Over the full course of the New Deal, 1933-43, Aubrey Williams served as an administrator in the Federal Emergency Relief Administration (FERA); helped create and manage the Civil Works Administration (CWA); became deputy administrator of the Works Progress Administration (WPA); and, finally, directed the National Youth Administration (NYA).
Aubrey Willis Williams was born in Springville, Alabama on August 23, 1890 to Charles Williams and Eva Taylor. Shortly after Aubrey’s birth, the family moved to Birmingham, where Charles worked as a blacksmith and carriage builder. The large family (five sons, two daughters) lived in poverty, so Aubrey had to leave school at age ten to work. In his teenage years, he was heavily influenced by two church pastors. One taught him that poverty and sin were closely associated with one another, and therefore poverty should be eliminated; and the other took him along on missions to find and help the outcasts of society .
During World War I, Williams went to France and worked with the YMCA. He then joined the French Foreign Legion as a front line soldier and fought in “some of the bloodiest shock-troop fighting on the Western Front.” When American troops arrived in 1918, Williams joined the Fifth Field Artillery of the First Division, moving quickly up the ranks from private to second lieutenant. Although Williams had left school early, he returned from the war to earn a bachelor degree from the University of Cincinnati in 1920. Shortly thereafter, he became executive director of the Wisconsin Conference of Social Work, an organization trying to prevent crime, poverty, and other social ills – a position he would hold through the 1920s .
When Aubrey Williams was brought aboard at FERA in 1933, he developed a close camaraderie with administrator Harry Hopkins. When Hopkins became head of the WPA, he brought his friend Williams along as deputy administrator. Like Hopkins, Williams was not afraid to speak his mind, could be fiery and combative, and was a vigorous defender of the unemployed. Responding to the insults endured by WPA workers, he shot back: “To fill his bitter cup to overflowing, he has been ridiculed by thoughtless and cruel people as a loafer… But his day is coming… when all the barbs that have been hurled at him bounce back from the good, honest masonry of the things he has built to increase the wealth and happiness of the whole nation” .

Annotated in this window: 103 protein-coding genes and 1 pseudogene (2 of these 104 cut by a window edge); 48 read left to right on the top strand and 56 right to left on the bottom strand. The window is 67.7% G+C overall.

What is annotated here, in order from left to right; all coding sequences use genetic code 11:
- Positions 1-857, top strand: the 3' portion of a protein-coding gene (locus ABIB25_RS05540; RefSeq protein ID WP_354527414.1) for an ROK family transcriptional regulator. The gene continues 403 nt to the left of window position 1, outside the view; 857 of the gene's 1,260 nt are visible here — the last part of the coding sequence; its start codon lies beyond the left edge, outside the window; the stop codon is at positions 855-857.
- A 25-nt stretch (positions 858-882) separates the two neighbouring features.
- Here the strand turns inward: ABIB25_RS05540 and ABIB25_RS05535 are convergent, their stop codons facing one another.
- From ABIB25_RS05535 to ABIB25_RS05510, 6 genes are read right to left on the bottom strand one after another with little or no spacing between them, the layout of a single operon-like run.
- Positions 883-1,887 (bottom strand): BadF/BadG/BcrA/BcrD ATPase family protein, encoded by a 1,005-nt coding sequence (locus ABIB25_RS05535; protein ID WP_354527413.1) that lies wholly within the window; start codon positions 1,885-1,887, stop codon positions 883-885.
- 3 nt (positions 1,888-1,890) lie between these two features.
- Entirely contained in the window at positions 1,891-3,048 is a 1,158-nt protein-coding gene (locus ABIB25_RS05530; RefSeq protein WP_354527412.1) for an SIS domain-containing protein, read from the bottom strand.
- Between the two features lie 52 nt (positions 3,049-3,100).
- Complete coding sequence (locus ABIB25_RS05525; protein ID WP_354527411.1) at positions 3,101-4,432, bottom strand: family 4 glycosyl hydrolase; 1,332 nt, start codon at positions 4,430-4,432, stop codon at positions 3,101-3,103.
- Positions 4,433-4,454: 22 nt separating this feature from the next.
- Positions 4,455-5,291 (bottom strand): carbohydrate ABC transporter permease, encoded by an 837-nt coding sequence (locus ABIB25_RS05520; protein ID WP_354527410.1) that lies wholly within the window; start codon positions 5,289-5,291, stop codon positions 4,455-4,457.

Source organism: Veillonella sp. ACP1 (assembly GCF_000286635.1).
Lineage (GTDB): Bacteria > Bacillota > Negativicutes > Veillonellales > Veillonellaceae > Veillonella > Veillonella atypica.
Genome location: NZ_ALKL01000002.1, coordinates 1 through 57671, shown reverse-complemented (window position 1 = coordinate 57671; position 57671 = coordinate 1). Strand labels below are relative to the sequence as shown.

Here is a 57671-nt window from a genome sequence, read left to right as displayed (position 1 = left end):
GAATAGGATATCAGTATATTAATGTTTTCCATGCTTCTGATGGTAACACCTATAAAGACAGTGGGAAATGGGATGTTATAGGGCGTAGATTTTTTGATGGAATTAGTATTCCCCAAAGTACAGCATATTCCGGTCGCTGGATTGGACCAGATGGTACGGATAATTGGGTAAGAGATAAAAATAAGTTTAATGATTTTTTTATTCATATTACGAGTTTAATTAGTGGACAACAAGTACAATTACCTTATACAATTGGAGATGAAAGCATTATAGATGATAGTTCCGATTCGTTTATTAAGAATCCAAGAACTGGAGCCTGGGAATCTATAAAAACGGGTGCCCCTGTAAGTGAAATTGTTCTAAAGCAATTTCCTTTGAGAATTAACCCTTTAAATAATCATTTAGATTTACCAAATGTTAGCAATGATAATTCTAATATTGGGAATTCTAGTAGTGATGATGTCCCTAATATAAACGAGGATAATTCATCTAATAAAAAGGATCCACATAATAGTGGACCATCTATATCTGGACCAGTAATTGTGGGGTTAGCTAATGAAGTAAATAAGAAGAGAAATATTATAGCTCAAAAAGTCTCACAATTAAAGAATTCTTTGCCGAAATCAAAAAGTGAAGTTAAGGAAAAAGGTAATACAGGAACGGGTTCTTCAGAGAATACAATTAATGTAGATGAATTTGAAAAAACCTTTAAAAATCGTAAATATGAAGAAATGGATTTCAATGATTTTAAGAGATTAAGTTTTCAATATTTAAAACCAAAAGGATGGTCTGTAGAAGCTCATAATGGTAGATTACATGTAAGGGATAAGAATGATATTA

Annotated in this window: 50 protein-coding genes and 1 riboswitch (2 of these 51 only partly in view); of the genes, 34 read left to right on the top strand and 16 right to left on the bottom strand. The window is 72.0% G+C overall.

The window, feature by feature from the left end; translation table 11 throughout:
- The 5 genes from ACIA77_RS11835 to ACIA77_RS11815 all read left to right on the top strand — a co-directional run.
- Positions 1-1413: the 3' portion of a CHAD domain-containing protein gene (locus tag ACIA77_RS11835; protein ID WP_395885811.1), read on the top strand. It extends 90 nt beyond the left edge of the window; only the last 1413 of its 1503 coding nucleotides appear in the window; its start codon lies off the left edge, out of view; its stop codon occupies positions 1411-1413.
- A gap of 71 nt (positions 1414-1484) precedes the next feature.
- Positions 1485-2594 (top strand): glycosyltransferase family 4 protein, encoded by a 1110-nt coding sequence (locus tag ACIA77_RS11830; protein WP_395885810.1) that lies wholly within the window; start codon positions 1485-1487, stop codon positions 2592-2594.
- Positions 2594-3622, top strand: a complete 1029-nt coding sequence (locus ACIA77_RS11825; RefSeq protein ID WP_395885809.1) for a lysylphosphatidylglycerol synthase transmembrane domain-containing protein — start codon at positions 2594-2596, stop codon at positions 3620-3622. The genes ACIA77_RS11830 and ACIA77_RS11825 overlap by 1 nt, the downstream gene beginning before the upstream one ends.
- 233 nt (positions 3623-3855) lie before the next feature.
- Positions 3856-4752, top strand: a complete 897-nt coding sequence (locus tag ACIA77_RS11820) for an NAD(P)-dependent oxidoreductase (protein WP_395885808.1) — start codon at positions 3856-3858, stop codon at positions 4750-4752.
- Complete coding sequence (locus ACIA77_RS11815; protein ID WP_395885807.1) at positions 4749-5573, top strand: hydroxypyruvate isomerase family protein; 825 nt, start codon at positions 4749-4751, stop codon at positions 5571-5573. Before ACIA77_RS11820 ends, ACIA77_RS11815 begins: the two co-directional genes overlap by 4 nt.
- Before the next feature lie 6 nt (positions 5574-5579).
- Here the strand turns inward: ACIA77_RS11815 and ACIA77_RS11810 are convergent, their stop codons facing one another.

Williams highlighted the goals of the NYA with the same vigor: “The urgent need in this crisis is that we shall not throw away or spoil our human resources, and particularly… the young… It is the nation’s most precious asset… We must not let a single spark of that splendid fire go out, in the boredom, hopelessness and actual want that unemployment brings to those who meet it at the threshold of their active lives” . Over the next 8 years the NYA, working with local sponsors, would employ millions of young men & women in both in-school and out-of-school work programs. NYA enrollees improved American infrastructure, planted trees, assisted in scientific research, learned aircraft trades, and much more.
After the New Deal years, Williams was nominated to head the Rural Electrification Administration (REA), but, after tense hearings, his nomination was rejected by the U.S. Senate. He then went on to lead the Southern Conference Educational Fund (SCEF) from 1948 to 1961 . The SCEF’s mission was to end racial segregation. Williams died in early March 1965 at the age of 74. He was survived by his wife, Anita, his four sons, Winston, Morrison, Aubrey, Jr., and Jere, and nine grandchildren .
Sources: (1) John Salmond, A Southern Rebel: The Life and Times of Aubrey Willis Williams, 1890-1965, Chapel Hill, NC: University of North Carolina Press, pp. 3-9, 1983. (2) Ibid., pp. 19-26, and “Aubrey Williams Is Dead at 74; Led Youth Administration to ’43,” New York Times, March 5, 1965. (3) “Williams Defends Workers for WPA,” New York Times, May 10, 1937. (4) Aubrey Williams, “A Crisis For Our Youth,” New York Times, January 19, 1936. (5) See note 1, Salmond, pp. 223 and 269. (6) See note 2, New York Times.
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